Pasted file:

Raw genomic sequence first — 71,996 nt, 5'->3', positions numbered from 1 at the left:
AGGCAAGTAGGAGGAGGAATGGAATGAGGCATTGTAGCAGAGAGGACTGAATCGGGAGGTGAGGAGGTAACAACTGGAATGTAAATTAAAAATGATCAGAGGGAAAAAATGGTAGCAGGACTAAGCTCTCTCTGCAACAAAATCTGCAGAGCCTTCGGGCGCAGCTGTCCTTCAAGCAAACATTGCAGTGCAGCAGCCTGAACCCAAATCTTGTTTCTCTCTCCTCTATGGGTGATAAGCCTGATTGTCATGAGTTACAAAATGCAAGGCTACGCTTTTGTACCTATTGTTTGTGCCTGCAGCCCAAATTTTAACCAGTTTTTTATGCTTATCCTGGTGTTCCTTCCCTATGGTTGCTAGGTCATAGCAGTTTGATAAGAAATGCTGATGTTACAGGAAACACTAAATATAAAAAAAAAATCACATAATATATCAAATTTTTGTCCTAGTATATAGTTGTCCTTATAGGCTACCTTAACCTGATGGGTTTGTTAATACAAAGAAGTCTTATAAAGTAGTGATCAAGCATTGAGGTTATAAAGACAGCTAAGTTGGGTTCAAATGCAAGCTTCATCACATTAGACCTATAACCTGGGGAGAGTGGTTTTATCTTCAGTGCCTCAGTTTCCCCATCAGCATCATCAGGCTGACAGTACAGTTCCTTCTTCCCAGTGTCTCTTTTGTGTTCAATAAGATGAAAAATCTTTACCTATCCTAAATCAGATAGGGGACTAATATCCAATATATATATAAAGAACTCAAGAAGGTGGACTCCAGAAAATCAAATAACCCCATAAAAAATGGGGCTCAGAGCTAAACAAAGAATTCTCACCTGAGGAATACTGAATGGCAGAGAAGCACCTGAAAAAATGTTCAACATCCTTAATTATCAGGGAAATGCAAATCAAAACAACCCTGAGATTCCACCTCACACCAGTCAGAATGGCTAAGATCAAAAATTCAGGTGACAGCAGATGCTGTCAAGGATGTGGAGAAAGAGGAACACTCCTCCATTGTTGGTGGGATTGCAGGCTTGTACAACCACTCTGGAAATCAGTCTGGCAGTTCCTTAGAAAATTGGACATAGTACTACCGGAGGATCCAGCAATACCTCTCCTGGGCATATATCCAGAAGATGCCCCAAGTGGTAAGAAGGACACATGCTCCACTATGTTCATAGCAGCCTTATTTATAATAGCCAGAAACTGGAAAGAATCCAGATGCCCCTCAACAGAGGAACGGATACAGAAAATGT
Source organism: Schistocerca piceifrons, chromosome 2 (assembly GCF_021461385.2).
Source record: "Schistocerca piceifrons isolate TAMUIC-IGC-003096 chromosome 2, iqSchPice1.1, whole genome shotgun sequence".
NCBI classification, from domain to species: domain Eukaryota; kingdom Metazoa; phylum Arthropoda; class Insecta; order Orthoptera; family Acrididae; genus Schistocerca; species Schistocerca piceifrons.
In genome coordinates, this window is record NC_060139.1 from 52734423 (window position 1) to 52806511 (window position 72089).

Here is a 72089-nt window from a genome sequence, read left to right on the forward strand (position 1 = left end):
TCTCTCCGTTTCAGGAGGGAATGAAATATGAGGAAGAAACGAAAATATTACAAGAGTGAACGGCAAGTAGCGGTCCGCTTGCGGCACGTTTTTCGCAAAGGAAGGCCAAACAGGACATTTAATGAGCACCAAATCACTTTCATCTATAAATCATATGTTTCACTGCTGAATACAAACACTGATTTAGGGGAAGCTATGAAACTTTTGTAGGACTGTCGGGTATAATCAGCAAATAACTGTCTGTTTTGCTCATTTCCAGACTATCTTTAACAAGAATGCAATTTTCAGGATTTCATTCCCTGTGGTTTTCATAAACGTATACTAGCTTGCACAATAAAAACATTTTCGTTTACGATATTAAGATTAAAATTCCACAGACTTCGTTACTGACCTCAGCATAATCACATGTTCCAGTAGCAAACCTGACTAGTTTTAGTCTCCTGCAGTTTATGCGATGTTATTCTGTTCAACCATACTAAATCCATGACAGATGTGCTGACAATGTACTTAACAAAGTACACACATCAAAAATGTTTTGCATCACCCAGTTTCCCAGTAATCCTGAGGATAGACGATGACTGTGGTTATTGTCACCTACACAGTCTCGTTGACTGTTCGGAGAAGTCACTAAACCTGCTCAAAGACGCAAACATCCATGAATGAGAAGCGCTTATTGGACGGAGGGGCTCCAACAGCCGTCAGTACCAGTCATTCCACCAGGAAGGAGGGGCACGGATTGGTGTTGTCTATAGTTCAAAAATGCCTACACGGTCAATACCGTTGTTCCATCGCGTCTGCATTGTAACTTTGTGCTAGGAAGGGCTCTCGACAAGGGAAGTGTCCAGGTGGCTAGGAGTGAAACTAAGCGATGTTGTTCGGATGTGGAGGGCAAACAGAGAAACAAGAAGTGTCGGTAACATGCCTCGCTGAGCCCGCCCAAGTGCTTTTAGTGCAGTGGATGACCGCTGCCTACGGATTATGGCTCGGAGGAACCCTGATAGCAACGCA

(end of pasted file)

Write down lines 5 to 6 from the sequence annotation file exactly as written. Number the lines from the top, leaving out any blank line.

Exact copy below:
NCBI classification, from domain to species: domain Eukaryota; kingdom Metazoa; phylum Arthropoda; class Insecta; order Orthoptera; family Acrididae; genus Schistocerca; species Schistocerca piceifrons.
In genome coordinates, this window is record NC_060139.1 from 52734423 (window position 1) to 52806511 (window position 72089).